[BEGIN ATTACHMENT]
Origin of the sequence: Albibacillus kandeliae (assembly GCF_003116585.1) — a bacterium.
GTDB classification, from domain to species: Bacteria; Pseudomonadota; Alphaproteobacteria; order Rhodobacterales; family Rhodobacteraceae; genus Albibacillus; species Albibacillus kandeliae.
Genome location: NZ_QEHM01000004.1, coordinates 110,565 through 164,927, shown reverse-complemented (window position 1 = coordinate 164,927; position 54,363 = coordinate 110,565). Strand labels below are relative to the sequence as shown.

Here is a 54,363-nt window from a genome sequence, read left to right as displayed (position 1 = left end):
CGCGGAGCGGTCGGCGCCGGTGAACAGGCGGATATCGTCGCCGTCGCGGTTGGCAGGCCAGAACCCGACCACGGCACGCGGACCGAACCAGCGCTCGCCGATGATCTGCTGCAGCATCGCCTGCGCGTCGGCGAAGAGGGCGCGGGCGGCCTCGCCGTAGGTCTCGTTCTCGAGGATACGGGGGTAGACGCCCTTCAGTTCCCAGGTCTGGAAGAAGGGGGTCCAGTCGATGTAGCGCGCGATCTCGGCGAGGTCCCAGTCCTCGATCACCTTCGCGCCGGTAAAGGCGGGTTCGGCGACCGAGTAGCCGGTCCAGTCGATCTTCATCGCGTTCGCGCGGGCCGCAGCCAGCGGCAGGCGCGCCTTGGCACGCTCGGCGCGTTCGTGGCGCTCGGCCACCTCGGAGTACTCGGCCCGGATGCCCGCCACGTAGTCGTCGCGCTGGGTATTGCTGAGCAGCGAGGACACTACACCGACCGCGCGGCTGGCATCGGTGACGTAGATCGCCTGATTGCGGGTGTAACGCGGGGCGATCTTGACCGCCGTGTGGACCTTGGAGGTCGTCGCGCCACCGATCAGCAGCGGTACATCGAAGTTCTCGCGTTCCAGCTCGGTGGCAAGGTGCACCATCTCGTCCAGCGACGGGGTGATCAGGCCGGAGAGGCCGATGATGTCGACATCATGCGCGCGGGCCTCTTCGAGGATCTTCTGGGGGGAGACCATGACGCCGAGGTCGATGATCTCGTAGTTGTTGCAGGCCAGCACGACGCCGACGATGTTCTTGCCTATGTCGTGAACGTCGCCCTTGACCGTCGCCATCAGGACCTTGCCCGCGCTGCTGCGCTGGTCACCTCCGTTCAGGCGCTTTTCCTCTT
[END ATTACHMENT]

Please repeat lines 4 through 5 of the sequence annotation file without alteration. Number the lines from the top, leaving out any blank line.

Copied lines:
Here is a 54,363-nt window from a genome sequence, read left to right as displayed (position 1 = left end):
CGCGGAGCGGTCGGCGCCGGTGAACAGGCGGATATCGTCGCCGTCGCGGTTGGCAGGCCAGAACCCGACCACGGCACGCGGACCGAACCAGCGCTCGCCGATGATCTGCTGCAGCATCGCCTGCGCGTCGGCGAAGAGGGCGCGGGCGGCCTCGCCGTAGGTCTCGTTCTCGAGGATACGGGGGTAGACGCCCTTCAGTTCCCAGGTCTGGAAGAAGGGGGTCCAGTCGATGTAGCGCGCGATCTCGGCGAGGTCCCAGTCCTCGATCACCTTCGCGCCGGTAAAGGCGGGTTCGGCGACCGAGTAGCCGGTCCAGTCGATCTTCATCGCGTTCGCGCGGGCCGCAGCCAGCGGCAGGCGCGCCTTGGCACGCTCGGCGCGTTCGTGGCGCTCGGCCACCTCGGAGTACTCGGCCCGGATGCCCGCCACGTAGTCGTCGCGCTGGGTATTGCTGAGCAGCGAGGACACTACACCGACCGCGCGGCTGGCATCGGTGACGTAGATCGCCTGATTGCGGGTGTAACGCGGGGCGATCTTGACCGCCGTGTGGACCTTGGAGGTCGTCGCGCCACCGATCAGCAGCGGTACATCGAAGTTCTCGCGTTCCAGCTCGGTGGCAAGGTGCACCATCTCGTCCAGCGACGGGGTGATCAGGCCGGAGAGGCCGATGATGTCGACATCATGCGCGCGGGCCTCTTCGAGGATCTTCTGGGGGGAGACCATGACGCCGAGGTCGATGATCTCGTAGTTGTTGCAGGCCAGCACGACGCCGACGATGTTCTTGCCTATGTCGTGAACGTCGCCCTTGACCGTCGCCATCAGGACCTTGCCCGCGCTGCTGCGCTGGTCACCTCCGTTCAGGCGCTTTTCCTCTT